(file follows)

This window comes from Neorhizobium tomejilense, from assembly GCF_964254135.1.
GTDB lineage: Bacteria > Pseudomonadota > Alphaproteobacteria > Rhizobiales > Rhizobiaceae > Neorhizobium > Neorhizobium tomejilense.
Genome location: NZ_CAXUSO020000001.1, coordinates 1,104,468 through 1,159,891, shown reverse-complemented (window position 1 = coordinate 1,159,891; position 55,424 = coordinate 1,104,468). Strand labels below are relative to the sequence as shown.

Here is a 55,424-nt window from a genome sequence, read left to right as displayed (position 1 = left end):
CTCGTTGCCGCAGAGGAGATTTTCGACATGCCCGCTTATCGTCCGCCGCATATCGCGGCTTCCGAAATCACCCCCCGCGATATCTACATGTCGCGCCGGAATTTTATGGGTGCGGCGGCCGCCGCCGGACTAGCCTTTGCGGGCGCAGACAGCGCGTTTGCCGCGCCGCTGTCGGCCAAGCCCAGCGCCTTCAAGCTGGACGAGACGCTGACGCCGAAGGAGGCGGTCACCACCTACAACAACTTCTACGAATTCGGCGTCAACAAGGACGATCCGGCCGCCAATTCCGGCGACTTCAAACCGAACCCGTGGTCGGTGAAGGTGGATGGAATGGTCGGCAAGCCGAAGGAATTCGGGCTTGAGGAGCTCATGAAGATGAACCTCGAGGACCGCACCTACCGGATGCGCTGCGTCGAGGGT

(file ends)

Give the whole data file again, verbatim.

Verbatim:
This window comes from Neorhizobium tomejilense, from assembly GCF_964254135.1.
GTDB lineage: Bacteria > Pseudomonadota > Alphaproteobacteria > Rhizobiales > Rhizobiaceae > Neorhizobium > Neorhizobium tomejilense.
Genome location: NZ_CAXUSO020000001.1, coordinates 1,104,468 through 1,159,891, shown reverse-complemented (window position 1 = coordinate 1,159,891; position 55,424 = coordinate 1,104,468). Strand labels below are relative to the sequence as shown.

Here is a 55,424-nt window from a genome sequence, read left to right as displayed (position 1 = left end):
CTCGTTGCCGCAGAGGAGATTTTCGACATGCCCGCTTATCGTCCGCCGCATATCGCGGCTTCCGAAATCACCCCCCGCGATATCTACATGTCGCGCCGGAATTTTATGGGTGCGGCGGCCGCCGCCGGACTAGCCTTTGCGGGCGCAGACAGCGCGTTTGCCGCGCCGCTGTCGGCCAAGCCCAGCGCCTTCAAGCTGGACGAGACGCTGACGCCGAAGGAGGCGGTCACCACCTACAACAACTTCTACGAATTCGGCGTCAACAAGGACGATCCGGCCGCCAATTCCGGCGACTTCAAACCGAACCCGTGGTCGGTGAAGGTGGATGGAATGGTCGGCAAGCCGAAGGAATTCGGGCTTGAGGAGCTCATGAAGATGAACCTCGAGGACCGCACCTACCGGATGCGCTGCGTCGAGGGT